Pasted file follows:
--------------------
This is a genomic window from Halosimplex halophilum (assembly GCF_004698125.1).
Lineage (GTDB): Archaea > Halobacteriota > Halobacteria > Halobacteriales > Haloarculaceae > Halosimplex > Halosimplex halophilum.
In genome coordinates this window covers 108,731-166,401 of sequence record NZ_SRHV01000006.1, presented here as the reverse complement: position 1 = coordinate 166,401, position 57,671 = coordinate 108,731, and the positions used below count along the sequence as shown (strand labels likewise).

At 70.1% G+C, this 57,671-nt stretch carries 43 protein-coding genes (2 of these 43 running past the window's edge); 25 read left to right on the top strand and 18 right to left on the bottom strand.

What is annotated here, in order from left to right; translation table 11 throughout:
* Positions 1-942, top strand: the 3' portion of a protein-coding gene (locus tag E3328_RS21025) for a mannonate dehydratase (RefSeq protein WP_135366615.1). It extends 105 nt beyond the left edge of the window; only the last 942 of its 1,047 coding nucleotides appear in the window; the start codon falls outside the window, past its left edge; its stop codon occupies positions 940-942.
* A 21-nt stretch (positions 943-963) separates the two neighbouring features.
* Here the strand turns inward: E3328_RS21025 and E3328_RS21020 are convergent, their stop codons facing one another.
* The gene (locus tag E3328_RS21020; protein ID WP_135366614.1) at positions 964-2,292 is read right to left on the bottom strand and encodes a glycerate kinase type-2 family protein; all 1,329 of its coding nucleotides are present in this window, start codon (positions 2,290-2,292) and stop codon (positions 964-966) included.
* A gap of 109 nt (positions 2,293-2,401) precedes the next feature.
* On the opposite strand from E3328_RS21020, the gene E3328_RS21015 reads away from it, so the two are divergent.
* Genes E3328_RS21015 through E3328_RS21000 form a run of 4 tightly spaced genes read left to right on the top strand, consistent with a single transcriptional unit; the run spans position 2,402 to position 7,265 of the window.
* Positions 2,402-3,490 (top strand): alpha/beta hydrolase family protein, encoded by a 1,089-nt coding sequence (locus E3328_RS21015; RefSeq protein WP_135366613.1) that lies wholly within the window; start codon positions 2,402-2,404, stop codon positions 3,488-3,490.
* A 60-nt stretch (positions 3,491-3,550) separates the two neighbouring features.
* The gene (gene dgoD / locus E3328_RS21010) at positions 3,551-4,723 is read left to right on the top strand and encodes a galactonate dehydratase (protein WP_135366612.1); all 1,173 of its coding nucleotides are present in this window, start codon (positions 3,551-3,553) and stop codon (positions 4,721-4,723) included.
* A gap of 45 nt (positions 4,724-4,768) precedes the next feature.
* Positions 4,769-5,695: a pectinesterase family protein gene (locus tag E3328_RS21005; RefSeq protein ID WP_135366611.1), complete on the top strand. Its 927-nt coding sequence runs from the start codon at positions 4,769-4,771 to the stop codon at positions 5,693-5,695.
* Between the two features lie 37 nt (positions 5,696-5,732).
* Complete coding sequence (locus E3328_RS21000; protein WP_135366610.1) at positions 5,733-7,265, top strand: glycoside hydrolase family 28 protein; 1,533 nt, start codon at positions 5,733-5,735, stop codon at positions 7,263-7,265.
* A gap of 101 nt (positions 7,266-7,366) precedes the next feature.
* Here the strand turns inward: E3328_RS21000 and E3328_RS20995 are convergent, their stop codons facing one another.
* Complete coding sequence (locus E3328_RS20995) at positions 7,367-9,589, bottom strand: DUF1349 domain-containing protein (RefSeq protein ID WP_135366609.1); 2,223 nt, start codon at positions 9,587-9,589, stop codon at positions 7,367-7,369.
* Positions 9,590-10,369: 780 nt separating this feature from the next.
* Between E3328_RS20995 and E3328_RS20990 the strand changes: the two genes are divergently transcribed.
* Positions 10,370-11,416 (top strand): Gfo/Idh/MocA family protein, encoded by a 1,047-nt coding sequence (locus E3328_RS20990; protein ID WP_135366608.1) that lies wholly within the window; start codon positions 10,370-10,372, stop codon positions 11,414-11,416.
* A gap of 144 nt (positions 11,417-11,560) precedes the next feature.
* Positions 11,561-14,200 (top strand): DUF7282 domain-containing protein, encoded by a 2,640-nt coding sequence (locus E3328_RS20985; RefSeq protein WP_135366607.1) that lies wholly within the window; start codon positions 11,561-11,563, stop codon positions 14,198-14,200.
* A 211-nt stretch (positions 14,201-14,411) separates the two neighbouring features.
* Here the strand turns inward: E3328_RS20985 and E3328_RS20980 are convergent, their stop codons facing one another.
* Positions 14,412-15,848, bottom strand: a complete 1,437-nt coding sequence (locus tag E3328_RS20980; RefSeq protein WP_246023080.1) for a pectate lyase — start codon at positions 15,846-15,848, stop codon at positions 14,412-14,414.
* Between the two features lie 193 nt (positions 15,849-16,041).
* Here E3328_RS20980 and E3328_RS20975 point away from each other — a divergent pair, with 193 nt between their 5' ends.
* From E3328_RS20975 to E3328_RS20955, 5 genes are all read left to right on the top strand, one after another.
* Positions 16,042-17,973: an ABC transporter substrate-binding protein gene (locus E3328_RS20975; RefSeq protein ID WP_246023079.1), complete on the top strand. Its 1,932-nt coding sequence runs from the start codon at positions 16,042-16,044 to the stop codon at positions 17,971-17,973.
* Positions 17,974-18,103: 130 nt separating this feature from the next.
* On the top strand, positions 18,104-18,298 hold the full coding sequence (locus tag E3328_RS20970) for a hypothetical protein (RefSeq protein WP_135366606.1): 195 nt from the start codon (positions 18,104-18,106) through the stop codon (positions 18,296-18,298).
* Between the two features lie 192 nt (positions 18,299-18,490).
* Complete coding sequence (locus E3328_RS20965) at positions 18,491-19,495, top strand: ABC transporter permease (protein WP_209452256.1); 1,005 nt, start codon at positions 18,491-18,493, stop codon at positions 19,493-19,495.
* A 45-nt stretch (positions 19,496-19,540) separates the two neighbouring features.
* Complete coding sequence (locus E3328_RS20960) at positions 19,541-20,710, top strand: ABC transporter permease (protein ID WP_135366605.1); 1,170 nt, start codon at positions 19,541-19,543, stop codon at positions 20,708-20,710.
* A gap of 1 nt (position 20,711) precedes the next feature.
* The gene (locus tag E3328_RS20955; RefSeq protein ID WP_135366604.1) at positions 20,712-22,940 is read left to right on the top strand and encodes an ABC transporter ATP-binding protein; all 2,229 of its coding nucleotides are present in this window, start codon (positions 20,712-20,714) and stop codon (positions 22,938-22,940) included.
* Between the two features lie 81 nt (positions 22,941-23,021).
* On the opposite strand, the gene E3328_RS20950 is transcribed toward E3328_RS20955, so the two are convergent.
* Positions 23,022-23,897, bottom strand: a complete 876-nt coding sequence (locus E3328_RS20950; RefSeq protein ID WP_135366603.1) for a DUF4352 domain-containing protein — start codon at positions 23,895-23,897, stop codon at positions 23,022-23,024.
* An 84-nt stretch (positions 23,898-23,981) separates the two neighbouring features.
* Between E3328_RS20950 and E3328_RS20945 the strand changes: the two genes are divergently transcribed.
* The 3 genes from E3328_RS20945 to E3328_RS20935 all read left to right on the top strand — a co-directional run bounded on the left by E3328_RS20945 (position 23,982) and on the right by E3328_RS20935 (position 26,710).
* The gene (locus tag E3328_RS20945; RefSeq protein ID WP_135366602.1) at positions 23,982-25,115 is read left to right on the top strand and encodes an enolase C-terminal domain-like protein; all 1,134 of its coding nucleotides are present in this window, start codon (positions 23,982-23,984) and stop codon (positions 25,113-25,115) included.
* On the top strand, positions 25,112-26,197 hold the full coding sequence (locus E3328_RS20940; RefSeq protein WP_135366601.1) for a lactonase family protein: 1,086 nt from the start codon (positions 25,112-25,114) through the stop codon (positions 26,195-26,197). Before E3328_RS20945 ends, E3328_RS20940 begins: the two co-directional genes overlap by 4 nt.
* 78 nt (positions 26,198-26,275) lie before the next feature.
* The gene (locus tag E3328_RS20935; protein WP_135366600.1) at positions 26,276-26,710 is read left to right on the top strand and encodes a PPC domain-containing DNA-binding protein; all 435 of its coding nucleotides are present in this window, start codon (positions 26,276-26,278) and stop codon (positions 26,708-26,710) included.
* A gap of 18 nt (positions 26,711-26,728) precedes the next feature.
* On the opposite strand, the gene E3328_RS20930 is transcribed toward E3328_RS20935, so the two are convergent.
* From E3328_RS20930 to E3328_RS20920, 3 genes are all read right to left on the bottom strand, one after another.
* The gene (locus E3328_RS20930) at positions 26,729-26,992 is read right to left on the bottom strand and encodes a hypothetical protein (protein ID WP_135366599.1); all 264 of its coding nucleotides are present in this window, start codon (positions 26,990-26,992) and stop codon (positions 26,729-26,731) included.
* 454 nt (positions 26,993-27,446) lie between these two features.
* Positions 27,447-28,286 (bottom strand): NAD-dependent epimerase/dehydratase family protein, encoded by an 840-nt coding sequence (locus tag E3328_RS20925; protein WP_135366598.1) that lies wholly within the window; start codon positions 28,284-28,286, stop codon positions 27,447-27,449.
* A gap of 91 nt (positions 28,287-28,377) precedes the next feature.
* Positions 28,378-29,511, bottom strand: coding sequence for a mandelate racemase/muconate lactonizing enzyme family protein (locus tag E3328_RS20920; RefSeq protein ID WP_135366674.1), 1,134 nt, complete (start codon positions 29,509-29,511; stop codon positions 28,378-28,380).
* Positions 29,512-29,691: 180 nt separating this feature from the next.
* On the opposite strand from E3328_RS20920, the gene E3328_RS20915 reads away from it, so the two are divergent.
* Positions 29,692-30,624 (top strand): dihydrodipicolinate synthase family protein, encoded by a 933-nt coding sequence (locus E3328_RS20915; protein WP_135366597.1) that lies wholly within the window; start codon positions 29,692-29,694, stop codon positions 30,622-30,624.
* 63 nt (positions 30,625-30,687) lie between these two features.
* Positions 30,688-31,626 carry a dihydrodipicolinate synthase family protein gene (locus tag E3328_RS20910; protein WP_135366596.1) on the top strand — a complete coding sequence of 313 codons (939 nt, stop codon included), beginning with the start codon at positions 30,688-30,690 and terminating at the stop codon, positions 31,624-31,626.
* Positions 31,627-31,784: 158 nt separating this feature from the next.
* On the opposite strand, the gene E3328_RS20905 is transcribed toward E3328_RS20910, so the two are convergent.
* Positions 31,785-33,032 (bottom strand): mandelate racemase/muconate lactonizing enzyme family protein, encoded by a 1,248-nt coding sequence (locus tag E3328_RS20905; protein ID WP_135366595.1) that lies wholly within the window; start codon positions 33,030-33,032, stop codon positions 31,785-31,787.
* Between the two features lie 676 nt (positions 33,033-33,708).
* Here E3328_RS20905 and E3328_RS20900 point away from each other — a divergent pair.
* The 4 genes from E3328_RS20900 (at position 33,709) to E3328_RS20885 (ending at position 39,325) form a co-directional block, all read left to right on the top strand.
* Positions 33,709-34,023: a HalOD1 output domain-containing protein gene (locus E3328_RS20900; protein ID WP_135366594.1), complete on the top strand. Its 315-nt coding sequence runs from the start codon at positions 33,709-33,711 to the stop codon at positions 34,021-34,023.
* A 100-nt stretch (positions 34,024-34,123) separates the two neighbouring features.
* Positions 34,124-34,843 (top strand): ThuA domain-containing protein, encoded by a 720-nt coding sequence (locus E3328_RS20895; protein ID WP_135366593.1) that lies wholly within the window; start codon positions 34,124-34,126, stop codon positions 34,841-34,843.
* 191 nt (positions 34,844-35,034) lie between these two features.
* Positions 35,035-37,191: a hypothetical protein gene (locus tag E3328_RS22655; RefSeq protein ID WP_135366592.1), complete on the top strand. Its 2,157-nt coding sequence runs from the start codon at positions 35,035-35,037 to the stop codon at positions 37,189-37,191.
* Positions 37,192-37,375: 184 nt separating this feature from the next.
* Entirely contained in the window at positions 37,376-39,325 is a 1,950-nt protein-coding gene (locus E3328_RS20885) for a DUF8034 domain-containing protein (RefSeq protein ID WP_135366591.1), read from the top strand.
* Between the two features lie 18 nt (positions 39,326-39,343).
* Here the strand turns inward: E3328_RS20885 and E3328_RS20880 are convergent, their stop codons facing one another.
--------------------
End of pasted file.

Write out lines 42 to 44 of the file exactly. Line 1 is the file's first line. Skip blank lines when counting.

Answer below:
* The gene (locus tag E3328_RS20955; RefSeq protein ID WP_135366604.1) at positions 20,712-22,940 is read left to right on the top strand and encodes an ABC transporter ATP-binding protein; all 2,229 of its coding nucleotides are present in this window, start codon (positions 20,712-20,714) and stop codon (positions 22,938-22,940) included.
* Between the two features lie 81 nt (positions 22,941-23,021).
* On the opposite strand, the gene E3328_RS20950 is transcribed toward E3328_RS20955, so the two are convergent.